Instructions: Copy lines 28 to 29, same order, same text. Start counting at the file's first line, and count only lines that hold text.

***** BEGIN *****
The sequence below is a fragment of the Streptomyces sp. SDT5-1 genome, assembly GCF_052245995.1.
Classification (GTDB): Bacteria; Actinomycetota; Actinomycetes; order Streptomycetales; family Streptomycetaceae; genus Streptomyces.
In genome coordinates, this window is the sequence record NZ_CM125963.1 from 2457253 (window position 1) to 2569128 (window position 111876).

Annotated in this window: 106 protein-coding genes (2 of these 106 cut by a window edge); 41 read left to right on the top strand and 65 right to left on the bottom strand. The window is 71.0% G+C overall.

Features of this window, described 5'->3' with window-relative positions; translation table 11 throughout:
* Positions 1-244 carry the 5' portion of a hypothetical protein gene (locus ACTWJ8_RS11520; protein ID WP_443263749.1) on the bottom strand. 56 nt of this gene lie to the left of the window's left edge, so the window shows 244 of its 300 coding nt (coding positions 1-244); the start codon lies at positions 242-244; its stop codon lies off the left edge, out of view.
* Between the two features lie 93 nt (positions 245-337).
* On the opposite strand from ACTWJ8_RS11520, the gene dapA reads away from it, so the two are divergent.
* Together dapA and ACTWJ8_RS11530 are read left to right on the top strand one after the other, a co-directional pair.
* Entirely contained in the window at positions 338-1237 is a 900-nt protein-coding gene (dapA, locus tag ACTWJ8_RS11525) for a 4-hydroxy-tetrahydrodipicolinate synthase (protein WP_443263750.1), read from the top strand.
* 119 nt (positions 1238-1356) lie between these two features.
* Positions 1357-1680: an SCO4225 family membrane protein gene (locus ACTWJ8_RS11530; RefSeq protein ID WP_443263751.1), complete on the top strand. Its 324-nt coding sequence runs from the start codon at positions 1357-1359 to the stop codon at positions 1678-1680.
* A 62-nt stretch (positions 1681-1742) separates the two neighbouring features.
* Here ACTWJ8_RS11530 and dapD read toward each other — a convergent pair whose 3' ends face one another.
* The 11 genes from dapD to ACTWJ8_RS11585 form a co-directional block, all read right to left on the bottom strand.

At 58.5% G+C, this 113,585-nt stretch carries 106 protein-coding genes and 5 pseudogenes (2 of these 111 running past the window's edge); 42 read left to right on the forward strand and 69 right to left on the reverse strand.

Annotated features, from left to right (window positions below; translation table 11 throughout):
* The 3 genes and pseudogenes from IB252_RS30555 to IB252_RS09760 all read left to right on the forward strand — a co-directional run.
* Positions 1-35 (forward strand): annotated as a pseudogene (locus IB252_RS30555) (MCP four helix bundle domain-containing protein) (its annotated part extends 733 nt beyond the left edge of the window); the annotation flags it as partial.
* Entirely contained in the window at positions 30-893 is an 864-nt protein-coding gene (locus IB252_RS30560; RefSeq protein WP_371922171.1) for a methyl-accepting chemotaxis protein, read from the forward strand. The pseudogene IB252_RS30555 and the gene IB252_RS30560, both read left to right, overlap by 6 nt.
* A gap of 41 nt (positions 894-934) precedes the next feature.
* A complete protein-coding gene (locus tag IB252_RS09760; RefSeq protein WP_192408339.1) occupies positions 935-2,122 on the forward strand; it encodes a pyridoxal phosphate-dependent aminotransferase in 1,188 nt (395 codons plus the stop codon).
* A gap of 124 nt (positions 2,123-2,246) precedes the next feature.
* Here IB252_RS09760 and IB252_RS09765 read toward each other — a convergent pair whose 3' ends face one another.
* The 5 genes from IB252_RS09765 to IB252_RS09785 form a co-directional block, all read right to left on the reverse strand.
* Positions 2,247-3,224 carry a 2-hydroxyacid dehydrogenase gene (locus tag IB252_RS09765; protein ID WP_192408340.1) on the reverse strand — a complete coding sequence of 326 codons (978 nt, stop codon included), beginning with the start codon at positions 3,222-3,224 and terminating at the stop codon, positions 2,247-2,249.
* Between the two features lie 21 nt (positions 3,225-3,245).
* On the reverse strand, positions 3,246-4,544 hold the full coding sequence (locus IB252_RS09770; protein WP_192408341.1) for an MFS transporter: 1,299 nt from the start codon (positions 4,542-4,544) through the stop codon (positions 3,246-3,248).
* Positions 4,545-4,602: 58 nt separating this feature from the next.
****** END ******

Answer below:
* On the reverse strand, positions 3,246-4,544 hold the full coding sequence (locus IB252_RS09770; protein WP_192408341.1) for an MFS transporter: 1,299 nt from the start codon (positions 4,542-4,544) through the stop codon (positions 3,246-3,248).
* Positions 4,545-4,602: 58 nt separating this feature from the next.